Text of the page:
Scottsdale, Ariz. — A recent trial involving 20 patients with radiation side effects provides some of the first clinical proof that stem cells are capable of repairing damaged human skin.
Scottsdale, Ariz. - A recent trial involving 20 patients with radiation side effects provides some of the first clinical proof that stem cells are capable of repairing damaged human skin.
"This is one of the first real clinical works demonstrating effectiveness of stem cells in a clinical setting," says Gino Rigotti, M.D., who heads the plastic surgery department at the Azienda Ospedaliera Verona, Italy.
Most previous stem cell research involves animal models, while a few isolated case reports involving human patients do exist.
In the trial, researchers treated consenting patients suffering from side effects of radiation treatment recognized as a previously undescribed scleroderma-like microangiopathy. They gave each patient injections of adult mesenchymal stem cells (AMSCs) together with the cells' natural three-dimensional scaffold, applied directly to the radio-damaged areas in accordance with optimal patterns determined by a computer-based procedure.
"We determined that the radio-damaged tissue was a scleroderma-like ischemic lesion because of factors including the space between adipocytes, the edema and the fibrosis. We demonstrated with our research that therapy with adipose-derived stem cells is effective for the care of this lesion," Dr. Rigotti explains.
In particular, he says all aspects of the lesions were approaching normalcy after treatment, as measured by ultrastructural studies performed on tissue samples from the radio-damaged areas before transplantation and after periods ranging from one to 12 months post-therapy. Researchers also performed ultrastructural studies on the lipoaspirate, as well as cytofluorimetric examination.
Cytofluorimetric examination of human lipoaspirate (which researchers harvested with a number 2 cannula) revealed that after purification and centrifugation, this material contained at least 1.8x103 AMSCs/cc. Therefore, researchers deemed cell culturing unnecessary.
"Stem cells were not placed in culture for three reasons," Dr. Rigotti says. "First, previous research on animals has demonstrated that stem cells are more effective if they are (preserved) in a three-dimensional structure. Second, placing any kind of cells in culture creates a risk of microorganism contamination. Third, the cost of cell culturing can be prohibitive."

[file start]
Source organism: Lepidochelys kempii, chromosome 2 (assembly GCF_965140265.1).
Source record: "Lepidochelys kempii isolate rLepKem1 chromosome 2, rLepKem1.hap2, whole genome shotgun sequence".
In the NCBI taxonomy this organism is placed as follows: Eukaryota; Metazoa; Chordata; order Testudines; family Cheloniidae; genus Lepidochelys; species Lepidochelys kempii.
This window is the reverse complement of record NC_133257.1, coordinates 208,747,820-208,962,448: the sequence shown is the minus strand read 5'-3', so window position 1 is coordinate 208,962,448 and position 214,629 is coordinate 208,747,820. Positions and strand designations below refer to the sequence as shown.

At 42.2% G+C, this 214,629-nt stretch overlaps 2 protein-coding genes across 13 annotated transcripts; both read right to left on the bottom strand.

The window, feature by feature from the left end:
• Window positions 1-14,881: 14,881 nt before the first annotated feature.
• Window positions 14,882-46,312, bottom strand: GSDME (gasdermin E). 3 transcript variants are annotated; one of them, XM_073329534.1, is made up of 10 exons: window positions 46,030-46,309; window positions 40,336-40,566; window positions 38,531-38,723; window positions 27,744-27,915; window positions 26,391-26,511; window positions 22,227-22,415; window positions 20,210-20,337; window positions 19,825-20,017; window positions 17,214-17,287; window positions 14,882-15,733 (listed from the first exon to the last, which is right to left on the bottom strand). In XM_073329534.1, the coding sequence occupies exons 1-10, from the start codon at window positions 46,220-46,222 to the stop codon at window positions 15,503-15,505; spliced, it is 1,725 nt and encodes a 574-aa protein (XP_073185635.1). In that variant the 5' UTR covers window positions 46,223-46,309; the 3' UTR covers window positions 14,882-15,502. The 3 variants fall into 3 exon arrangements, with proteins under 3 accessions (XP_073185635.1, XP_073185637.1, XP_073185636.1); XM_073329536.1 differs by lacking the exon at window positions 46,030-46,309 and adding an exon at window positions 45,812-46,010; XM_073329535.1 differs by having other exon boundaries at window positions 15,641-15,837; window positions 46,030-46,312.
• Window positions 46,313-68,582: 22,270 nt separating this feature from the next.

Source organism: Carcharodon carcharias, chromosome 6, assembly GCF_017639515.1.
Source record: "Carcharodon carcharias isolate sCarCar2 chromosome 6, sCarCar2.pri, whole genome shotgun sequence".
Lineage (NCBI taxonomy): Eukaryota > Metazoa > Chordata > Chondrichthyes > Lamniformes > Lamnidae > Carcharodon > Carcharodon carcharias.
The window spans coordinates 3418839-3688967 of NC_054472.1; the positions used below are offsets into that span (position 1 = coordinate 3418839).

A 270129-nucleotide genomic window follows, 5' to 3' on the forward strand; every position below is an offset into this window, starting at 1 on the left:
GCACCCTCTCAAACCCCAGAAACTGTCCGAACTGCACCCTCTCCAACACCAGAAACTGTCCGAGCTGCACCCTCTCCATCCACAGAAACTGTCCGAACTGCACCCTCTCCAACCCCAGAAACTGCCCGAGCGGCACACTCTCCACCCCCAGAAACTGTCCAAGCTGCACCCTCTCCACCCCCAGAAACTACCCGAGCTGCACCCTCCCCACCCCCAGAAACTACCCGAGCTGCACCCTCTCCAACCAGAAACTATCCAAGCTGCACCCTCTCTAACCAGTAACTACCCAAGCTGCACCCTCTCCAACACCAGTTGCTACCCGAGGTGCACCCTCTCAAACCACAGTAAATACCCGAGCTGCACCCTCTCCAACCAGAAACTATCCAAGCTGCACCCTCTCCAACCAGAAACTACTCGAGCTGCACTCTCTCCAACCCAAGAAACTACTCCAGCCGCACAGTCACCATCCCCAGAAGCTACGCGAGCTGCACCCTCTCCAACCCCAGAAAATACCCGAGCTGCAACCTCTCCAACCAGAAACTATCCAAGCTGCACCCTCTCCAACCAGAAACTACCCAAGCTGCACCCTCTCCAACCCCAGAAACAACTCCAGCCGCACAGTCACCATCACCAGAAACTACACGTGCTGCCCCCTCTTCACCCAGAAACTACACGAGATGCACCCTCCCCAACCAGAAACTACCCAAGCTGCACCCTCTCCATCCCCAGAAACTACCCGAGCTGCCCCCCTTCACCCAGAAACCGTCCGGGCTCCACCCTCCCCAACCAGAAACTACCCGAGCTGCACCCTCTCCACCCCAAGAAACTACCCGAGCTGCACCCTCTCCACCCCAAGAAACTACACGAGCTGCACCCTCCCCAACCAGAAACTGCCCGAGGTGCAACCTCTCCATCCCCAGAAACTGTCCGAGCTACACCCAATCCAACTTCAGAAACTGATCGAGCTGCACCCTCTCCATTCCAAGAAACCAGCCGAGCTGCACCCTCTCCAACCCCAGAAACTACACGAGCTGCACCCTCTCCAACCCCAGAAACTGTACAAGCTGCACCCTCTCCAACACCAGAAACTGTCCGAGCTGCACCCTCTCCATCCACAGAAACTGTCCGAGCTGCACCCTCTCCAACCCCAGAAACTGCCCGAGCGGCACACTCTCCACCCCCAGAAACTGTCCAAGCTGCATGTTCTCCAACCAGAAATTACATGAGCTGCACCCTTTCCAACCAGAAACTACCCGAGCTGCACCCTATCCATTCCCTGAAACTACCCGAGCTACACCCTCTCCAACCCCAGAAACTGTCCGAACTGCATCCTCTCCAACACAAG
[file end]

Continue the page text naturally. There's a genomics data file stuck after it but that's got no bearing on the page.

As for clinical results achieved by the uncultured stem cells, ultrastructural analysis showed that newly formed microcirculation addressed radiation-induced alterations in microcirculation. In keeping with these findings, a group of 11 patients with LENT SOMA grade four damage progressed to grade zero over the course of the trial. Five patients with grade four damage achieved grade one, while two reached grade two. Among nine patients who began with grade three damage, five progressed to zero; four progressed to grade one.
Dr. Rigotti says, "We saw that adipocytes were preserved and that there was no fibrosis between the adipocytes. Capillaries also lost every aspect of radio-damage. In summary, it is quite normal tissue. And most importantly, we were able to document an increasing number of capillary vessels. That means that the stem cells are provoking angiogenesis."
Human adipose mesenchymal stem cells recently have been found to secrete angiogenic factors in mice (Rehman J et al. Circulation. (2004) 109(10):1292-1298.). However, prior to Dr. Rigotti's research they had not been used for ischemic tissue neovascularization in humans.
Dr. Rigotti says his study demonstrates the therapeutic efficacy of AMSCs for treating radiation damage through a process that replaces damaged tissue with reconstructed normal tissue. Additional benefits of his method include the fact that its AMSC procurement method is easy and safe for patients.
As a consequence of his findings, he adds, "Probably all ischemic lesions, including lesions due to arteriosclerosis and diabetes, can be improved through stem cell therapy."